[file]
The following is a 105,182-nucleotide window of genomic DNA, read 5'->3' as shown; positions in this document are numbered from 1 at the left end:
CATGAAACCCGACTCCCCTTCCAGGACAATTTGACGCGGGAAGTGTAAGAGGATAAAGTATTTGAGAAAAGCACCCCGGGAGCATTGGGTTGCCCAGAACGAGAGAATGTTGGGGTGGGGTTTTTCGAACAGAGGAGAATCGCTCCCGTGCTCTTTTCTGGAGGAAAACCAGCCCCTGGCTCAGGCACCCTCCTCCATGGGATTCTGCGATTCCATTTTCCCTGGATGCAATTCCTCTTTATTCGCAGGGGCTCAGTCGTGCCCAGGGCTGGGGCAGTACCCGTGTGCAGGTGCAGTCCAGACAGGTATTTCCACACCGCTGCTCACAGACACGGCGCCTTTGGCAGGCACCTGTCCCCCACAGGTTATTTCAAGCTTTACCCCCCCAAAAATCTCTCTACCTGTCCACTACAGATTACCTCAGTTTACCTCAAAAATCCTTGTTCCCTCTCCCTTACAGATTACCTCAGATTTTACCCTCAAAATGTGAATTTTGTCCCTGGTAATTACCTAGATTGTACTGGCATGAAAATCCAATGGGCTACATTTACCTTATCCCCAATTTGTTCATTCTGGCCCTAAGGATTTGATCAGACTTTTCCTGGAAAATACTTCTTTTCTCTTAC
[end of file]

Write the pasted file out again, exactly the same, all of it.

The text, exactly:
The following is a 105,182-nucleotide window of genomic DNA, read 5'->3' as shown; positions in this document are numbered from 1 at the left end:
CATGAAACCCGACTCCCCTTCCAGGACAATTTGACGCGGGAAGTGTAAGAGGATAAAGTATTTGAGAAAAGCACCCCGGGAGCATTGGGTTGCCCAGAACGAGAGAATGTTGGGGTGGGGTTTTTCGAACAGAGGAGAATCGCTCCCGTGCTCTTTTCTGGAGGAAAACCAGCCCCTGGCTCAGGCACCCTCCTCCATGGGATTCTGCGATTCCATTTTCCCTGGATGCAATTCCTCTTTATTCGCAGGGGCTCAGTCGTGCCCAGGGCTGGGGCAGTACCCGTGTGCAGGTGCAGTCCAGACAGGTATTTCCACACCGCTGCTCACAGACACGGCGCCTTTGGCAGGCACCTGTCCCCCACAGGTTATTTCAAGCTTTACCCCCCCAAAAATCTCTCTACCTGTCCACTACAGATTACCTCAGTTTACCTCAAAAATCCTTGTTCCCTCTCCCTTACAGATTACCTCAGATTTTACCCTCAAAATGTGAATTTTGTCCCTGGTAATTACCTAGATTGTACTGGCATGAAAATCCAATGGGCTACATTTACCTTATCCCCAATTTGTTCATTCTGGCCCTAAGGATTTGATCAGACTTTTCCTGGAAAATACTTCTTTTCTCTTAC